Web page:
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Posted at 10:45 AM ET, 11/19/2007

Choose Your Own 'Lost' Adventure

By Jen Chaney

From the Desk of Jen Chaney

Regular members of the "Lost" Book Club are undoubtedly immersed in our November selection, "A Brief History of Time." And they are probably thinking, "Liz, Jen, what are you trying to do to us? This is a book about science. And the speed of light. And the theory of relativity. It hurts our brains. And none of it explains how polar bears could end up on a tropical island, or whether 'Lost' will even come back if the writers' strike continues. I could choose something better than this for the 'Lost' Book Club."

To which Liz and I say: Oh, YEAH?

Um, that's cool. Go ahead. Seriously.

As a holiday season gift to all of you loyal "Losties," December's book will be readers' choice. From now until Wednesday, Nov. 21, please post any and all suggestions for the next selection in the comments section of this here blog post. Liz and I will select five from the list, then publish a poll on Monday, Nov. 26 that allows readers to vote for their favorite. The winner will be announced during our mind-busting discussion of "A Brief History of Time" on Wednesday, Nov. 28 at noon.

Before you start nominating any crazy 'ol thing, please remember the rules. The book must be referenced in an episode of "Lost," or relevant to the "Lost" universe. (For example, "Watchmen" -- our September selection -- was never mentioned on the show, but has been cited by co-creator Damon Lindelof as a crucial, inspirational work.) If you need some ideas, this handy Lostpedia page may be helpful.

Now make like Oprah and choose a great read.

By Jen Chaney  | November 19, 2007; 10:45 AM ET
Categories:  Lost  
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Comments

You've gotta encourage em to read 'Left Behind'... why? because the Washington Post encouraging people to read that one is surely right up there with plague of frogs - and i'd love to watch the editorial board's collective heads explode

Posted by: Quintilus Varus | November 19, 2007 11:08 AM | Report abuse

1) Third Policeman - by Flann O'Brien (the producers have even said it provides "ammunition" to examine Lost plotline)

2) Of Mice and Men by John Steinbeck (just because I love that book anyways and would like to read it again and see what connections there are)

Posted by: 2 book suggestions | November 19, 2007 11:22 AM | Report abuse

I already e-mailed these suggestions to the Celebritology address, but here they are again:

Through the Looking Glass (or, in the alternative, Alice's Adventures in Wonderland)

Slaughterhouse Five (Is Desmond "unstuck in time"?, etc.)

Catch-22 (non-linear narrative, twisted logic, Portuguese version found among the belongings of last season's ill-fated helicopter crewmember)

Anything by Gene Weingarten (he could use the sales)

Posted by: Doc | November 19, 2007 11:25 AM | Report abuse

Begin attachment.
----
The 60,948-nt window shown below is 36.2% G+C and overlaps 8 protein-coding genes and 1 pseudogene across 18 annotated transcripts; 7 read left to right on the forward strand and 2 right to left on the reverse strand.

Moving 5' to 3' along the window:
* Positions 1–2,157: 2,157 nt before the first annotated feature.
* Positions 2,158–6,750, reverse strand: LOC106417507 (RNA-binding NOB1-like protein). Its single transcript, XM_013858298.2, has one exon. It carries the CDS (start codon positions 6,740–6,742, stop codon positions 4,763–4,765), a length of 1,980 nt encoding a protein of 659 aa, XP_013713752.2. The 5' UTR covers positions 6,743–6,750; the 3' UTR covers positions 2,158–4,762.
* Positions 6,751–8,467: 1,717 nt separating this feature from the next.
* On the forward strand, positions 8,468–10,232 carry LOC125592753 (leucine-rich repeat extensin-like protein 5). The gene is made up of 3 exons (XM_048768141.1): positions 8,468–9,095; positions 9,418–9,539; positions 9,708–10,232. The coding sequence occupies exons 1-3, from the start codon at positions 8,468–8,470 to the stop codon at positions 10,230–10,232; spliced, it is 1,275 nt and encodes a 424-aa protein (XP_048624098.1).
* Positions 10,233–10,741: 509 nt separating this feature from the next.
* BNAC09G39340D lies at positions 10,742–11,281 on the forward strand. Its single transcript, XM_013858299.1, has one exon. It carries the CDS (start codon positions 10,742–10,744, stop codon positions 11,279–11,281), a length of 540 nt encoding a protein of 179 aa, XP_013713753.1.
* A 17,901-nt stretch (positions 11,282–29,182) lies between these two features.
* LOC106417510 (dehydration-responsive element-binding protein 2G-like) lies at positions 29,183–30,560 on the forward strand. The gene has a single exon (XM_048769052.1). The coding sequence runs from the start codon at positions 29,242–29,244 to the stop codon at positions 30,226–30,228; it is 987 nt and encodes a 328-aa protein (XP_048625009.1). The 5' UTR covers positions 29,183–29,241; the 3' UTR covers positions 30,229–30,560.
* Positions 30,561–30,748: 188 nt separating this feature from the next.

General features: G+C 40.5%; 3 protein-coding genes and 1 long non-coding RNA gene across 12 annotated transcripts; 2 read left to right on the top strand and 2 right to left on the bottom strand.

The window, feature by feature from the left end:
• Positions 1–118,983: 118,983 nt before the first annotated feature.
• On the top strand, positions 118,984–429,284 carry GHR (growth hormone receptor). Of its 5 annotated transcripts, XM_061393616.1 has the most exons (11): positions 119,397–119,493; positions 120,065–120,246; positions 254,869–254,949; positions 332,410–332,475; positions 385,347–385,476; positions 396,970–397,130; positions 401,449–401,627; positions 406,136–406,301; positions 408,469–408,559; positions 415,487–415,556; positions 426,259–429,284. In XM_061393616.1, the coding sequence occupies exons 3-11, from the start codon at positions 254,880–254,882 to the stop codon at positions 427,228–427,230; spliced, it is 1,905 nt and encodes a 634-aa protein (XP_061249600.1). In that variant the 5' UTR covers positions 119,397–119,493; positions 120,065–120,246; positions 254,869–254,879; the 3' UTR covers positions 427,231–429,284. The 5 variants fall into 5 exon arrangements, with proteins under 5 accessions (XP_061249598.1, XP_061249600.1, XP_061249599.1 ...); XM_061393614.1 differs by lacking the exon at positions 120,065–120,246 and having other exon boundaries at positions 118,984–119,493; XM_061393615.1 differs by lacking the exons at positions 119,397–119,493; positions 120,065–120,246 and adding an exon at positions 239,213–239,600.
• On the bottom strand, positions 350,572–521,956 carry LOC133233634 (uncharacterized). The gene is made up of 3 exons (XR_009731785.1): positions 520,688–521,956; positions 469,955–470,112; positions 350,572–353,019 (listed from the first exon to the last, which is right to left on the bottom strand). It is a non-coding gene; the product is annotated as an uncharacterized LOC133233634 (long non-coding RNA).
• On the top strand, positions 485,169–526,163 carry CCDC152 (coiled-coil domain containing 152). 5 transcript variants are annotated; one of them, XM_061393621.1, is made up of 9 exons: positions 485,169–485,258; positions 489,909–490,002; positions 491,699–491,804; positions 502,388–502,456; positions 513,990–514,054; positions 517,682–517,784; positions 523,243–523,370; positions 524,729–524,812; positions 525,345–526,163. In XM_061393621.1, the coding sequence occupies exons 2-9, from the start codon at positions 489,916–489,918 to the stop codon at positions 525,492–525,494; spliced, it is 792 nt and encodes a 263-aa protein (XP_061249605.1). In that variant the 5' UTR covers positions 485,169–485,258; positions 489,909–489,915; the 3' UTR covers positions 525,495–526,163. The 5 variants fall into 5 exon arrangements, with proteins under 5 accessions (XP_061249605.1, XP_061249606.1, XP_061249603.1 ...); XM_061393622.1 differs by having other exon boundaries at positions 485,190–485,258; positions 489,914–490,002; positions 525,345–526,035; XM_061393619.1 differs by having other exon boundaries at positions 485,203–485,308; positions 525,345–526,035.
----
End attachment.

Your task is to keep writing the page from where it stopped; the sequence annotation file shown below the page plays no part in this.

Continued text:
"Holida" should be "holiday," no?

Posted by: Grammar police | November 19, 2007 12:06 PM | Report abuse

"Are You There God? It's Me, Margaret" by Judy Blume.

I think Sawyer was reading it one episode, and it may be helpful to explore all the unresolved childhood issues everyone on the island (Jack, Kate, Sawyer, Hurley, Locke, Benry) seems to have. Plus, I don't think there's any physics it it.

Posted by: Troy | November 19, 2007 12:11 PM | Report abuse

"Carrie" is my obvious choice since the Others book club was reading it when the plane crashed.

Plus Benry hated that choice & in some weird way it would make me happy to know we're doing something that makes him angry.

And though I'm embarassed to admit this, I'm just starting Watership Down so I know there's no way in hell I'll ever read that Hawking book. I listened to the audio book ages ago & I think I lost a few brain cells trying to figure out what the hell he was talking about.

Posted by: Bored @ home | November 19, 2007 12:33 PM | Report abuse

Uh,wait,what?: "Lost" had writers?

I nominate "Robinson Crusoe", only because I'm currently reading it.

Posted by: omni | November 19, 2007 12:46 PM | Report abuse

was the audio book for "a brief history of Time" in steven hawkings computer voice? Because while I'm reading it thats how it comes across in my brain.

Posted by: Anonymous | November 19, 2007 1:44 PM | Report abuse

what's the book that desmond is saving to be the last book he reads before he dies? I think it was a dickins book.

Posted by: Anonymous | November 19, 2007 1:47 PM | Report abuse

I believe Desmond's book was "Our Mutual Friend," but I could be wrong.

Posted by: Liz | November 19, 2007 2:00 PM | Report abuse

Liz is correct: http://en.wikipedia.org/wiki/Our_Mutual_Friend#Trivia

Third trivia bullet

Posted by: omni | November 19, 2007 2:10 PM | Report abuse

I am way too deep into gravitons, positrons and red, blue, green quarks to have any residual brain power to think of another book to read. If I make it through "ABHOT" I'm gonna feel like the Scarecrow from Oz!

Posted by: Not Shlomo | November 19, 2007 2:45 PM | Report abuse

"The Road" by Cormac McCarthy

"Our Mutual Friend" by Charles Dickins

I think Desmond was reading both books.

Posted by: Anonymous | November 19, 2007 3:45 PM | Report abuse

Here is my edited post from 3:45

"The Road" by Cormac McCarthy OR

"Our Mutual Friend" by Charles Dickins

I think Desmond was reading both books.

Also, I wonder if "Lost" will be one of the casualties of the writer's strike- this strike could go on well into the spring 2008 schedule. I'm keeping my fingers crossed that things will have been negotiated by then.

Posted by: plamar1031 | November 19, 2007 3:54 PM | Report abuse

I would suggest the obvious: Lewis Carroll's "Through the Looking-Glass." Too easy? Okay, throw in "Alice's Adventures in Wonderland," too. We could use a break after slogging through Hawkins!

Posted by: Mad Hatter | November 19, 2007 4:00 PM | Report abuse

The Road came out in September 2006. If Sawyer was reading that on the island, we really have a mystery on our hands. Is it possible he was reading another book?